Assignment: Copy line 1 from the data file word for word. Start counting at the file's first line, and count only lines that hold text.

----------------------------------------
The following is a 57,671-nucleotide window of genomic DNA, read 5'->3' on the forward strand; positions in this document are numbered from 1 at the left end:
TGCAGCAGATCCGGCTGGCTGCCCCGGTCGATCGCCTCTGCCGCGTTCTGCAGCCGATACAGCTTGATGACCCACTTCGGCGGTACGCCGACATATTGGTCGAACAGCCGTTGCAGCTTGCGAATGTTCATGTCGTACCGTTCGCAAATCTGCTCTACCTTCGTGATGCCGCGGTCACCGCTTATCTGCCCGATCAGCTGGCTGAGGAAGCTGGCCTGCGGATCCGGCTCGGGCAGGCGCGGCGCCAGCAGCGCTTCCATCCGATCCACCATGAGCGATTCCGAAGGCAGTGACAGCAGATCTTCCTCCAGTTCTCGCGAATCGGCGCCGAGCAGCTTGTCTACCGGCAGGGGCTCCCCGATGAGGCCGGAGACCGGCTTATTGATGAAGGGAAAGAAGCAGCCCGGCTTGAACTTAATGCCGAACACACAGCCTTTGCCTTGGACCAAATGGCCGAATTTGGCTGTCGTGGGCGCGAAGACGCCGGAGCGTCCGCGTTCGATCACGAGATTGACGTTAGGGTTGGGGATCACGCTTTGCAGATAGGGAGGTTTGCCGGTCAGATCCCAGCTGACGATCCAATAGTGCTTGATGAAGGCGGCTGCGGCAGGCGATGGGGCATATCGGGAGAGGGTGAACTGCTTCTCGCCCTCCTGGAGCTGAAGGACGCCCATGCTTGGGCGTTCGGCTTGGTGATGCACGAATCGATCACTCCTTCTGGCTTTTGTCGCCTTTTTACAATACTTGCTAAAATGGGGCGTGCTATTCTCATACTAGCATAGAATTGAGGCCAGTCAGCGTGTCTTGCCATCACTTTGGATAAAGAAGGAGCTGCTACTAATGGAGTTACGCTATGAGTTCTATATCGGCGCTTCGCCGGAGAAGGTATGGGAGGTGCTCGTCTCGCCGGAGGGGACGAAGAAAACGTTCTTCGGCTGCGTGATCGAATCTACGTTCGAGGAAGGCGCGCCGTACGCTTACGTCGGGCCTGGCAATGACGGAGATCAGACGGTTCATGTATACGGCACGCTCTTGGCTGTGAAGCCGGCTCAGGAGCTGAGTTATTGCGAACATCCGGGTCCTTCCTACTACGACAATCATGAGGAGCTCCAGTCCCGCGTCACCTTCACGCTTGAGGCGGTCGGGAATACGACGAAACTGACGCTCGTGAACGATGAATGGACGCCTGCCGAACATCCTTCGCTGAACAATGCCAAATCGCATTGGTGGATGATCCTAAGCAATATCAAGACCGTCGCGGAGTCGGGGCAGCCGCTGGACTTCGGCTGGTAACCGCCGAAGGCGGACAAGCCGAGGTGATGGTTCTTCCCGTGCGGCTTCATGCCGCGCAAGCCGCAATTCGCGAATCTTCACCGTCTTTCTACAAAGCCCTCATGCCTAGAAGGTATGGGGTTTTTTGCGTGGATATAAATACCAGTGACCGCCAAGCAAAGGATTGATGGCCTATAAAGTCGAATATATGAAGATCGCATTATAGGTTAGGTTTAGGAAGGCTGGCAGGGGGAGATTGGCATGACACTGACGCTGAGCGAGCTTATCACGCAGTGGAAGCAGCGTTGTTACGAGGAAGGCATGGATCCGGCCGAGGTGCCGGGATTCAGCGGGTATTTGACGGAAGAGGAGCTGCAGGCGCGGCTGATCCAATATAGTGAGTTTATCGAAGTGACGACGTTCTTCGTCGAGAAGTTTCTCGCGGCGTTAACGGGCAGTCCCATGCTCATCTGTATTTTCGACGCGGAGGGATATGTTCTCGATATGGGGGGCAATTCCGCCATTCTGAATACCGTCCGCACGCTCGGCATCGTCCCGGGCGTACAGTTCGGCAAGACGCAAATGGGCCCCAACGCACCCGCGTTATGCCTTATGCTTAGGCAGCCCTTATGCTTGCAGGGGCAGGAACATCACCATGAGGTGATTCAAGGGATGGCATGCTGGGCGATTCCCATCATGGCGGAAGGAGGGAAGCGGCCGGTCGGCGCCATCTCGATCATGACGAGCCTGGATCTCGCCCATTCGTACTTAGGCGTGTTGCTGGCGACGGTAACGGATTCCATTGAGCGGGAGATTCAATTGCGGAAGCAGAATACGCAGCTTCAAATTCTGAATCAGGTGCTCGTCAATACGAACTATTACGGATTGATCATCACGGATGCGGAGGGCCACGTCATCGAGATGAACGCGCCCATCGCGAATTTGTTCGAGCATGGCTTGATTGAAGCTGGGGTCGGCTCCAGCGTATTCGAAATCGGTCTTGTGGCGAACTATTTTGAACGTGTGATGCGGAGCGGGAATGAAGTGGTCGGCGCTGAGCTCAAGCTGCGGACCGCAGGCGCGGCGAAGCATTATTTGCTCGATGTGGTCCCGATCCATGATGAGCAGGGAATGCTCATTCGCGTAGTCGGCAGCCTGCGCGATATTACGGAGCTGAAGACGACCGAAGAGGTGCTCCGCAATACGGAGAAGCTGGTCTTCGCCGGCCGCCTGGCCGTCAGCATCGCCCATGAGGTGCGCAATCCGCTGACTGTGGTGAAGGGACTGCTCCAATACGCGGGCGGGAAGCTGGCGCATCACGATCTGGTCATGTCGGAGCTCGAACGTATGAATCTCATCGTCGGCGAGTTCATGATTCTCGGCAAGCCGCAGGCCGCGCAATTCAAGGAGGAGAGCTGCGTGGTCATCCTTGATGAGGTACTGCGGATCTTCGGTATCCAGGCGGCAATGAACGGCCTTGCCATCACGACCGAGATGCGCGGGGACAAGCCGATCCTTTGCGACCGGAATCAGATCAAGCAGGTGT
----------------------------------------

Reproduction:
The following is a 57,671-nucleotide window of genomic DNA, read 5'->3' on the forward strand; positions in this document are numbered from 1 at the left end: